Systems-Based Physical Assessments: Earlier Detection of Clinical Deterioration and Reduced Mortality

Author(s): Shannan K. Hamlin, PhD, RN, ACNP-BC, AGACNP-BC, CCRN, NE-BC, Nicole M. Fontenot, DNP, APRN, ACNP-BC, CCNS, CCRN-K, Steven J. Hooker, MSN, RN, CCNS, NE-BC, Adriana L. Ordonez, PhD, and Hsin-Mei Chen, PhD, MBA

Contact Hours 1.00

CERP C 1.00

Expires Sep 01, 2026

Topics: Quality Improvement

Member: Free
NonMember: $10.00

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Activity Summary

Required reading for all learners: Implicit Bias impacts patient outcomes

Despite efforts to improve early detection of deterioration in patients’ condition, a large proportion of hospitalized patients continue to experience delays in intervention, which can lead to serious adverse events such as unplanned intensive care unit (ICU) admission or death. Up to 80% of serious adverse events are preceded by clinical signs of instability 24 hours or more before the event. In addition to monitoring of vital signs, early indicators of deterioration can be identified through physical assessment and purposeful and frequent surveillance of patients. To evaluate delays in activating the rapid response team and the occurrence of serious adverse events before and after implementation of a quality improvement initiative aimed at having nurses performing systems-based physical assessments. A retrospective observational cohort design was used to evaluate all patients who had a rapid response team activation during the study period. When nurses focus on conducting a systems-based physical assessment early in their shift, delays in recognizing a patient’s deteriorating condition are reduced, fewer patients are admitted to the intensive care unit, and mortality is significantly reduced.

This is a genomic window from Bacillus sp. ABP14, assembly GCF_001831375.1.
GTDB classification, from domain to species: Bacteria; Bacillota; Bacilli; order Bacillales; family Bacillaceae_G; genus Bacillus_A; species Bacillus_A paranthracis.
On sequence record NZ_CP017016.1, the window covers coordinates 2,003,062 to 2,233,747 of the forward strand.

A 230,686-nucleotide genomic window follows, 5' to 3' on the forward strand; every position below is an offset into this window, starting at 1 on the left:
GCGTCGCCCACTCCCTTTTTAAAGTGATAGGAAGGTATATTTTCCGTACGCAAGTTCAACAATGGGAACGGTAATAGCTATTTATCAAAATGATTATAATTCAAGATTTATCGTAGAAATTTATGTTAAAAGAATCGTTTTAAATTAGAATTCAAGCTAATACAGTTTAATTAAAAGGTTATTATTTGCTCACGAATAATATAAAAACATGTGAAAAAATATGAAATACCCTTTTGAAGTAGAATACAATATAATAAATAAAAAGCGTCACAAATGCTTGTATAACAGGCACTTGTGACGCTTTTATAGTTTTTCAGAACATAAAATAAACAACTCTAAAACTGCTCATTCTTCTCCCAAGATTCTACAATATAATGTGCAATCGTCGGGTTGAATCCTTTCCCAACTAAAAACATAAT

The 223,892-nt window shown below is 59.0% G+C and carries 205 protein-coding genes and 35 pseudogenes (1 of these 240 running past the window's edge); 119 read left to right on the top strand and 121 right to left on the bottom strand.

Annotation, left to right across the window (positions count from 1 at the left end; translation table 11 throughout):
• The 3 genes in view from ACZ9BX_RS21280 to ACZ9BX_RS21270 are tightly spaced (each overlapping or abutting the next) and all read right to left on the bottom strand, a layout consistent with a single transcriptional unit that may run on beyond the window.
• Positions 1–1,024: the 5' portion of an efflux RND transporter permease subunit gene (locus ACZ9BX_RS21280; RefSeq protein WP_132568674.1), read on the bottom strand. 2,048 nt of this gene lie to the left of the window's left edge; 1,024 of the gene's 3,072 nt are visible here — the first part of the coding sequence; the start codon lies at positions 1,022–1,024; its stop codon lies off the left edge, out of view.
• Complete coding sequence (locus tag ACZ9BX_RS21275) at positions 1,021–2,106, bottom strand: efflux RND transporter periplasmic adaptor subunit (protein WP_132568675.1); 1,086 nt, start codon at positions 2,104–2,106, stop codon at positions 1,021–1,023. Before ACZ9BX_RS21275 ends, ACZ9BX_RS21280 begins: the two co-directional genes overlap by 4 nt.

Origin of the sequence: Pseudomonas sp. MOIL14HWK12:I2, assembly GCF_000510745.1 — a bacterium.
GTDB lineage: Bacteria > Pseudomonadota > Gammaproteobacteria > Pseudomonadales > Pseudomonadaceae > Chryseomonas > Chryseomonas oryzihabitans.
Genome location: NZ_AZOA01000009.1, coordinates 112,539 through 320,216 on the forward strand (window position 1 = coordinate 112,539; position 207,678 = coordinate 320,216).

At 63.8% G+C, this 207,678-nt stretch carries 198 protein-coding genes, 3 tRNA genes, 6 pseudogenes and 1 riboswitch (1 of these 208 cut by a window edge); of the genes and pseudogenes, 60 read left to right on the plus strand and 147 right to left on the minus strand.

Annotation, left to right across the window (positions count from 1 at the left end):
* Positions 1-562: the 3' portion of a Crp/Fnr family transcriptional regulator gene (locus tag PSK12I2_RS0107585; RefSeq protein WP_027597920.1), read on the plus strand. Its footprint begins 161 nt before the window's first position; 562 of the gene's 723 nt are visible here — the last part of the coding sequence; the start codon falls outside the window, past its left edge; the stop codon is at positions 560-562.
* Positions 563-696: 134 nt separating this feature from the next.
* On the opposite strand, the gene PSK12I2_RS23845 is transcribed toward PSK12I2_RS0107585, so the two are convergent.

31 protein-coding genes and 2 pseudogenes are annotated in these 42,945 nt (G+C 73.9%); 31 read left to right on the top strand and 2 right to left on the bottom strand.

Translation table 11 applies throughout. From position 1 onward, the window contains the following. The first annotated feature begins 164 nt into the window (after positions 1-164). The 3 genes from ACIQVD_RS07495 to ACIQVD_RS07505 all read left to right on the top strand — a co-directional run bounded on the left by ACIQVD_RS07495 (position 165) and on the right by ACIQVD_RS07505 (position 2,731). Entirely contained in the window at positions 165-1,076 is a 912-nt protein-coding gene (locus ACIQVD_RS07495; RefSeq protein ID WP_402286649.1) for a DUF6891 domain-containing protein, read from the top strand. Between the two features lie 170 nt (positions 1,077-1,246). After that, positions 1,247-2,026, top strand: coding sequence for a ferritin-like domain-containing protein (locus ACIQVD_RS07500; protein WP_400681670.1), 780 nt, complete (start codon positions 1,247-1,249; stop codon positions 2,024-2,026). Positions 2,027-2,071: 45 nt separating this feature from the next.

• Describe the value in nurses' performing a systems-based physical assessment early in their shift to reduce the risk of adverse events.
  • Describe why early recognition and intervention in patient clinical deterioration is important.
  • Describe why relying on abnormal vital signs alone might delay early recognition and intervention in patient clinical deterioration.

Continuing Education Disclosure Statement

Successful Completion

Learners must attend/view/read the entire activity, read Implicit Bias impacts patient outcomes, and complete the associated evaluation to be awarded the contact hours or CERP. No partial credit will be awarded.


The American Association of Critical-Care Nurses is accredited as a provider of nursing continuing professional development by the American Nurses Credentialing Center's Commission on Accreditation.

Provider approved by the California Board of Registered Nursing, Provider number CEP 1036, for 1.00 contact hours.

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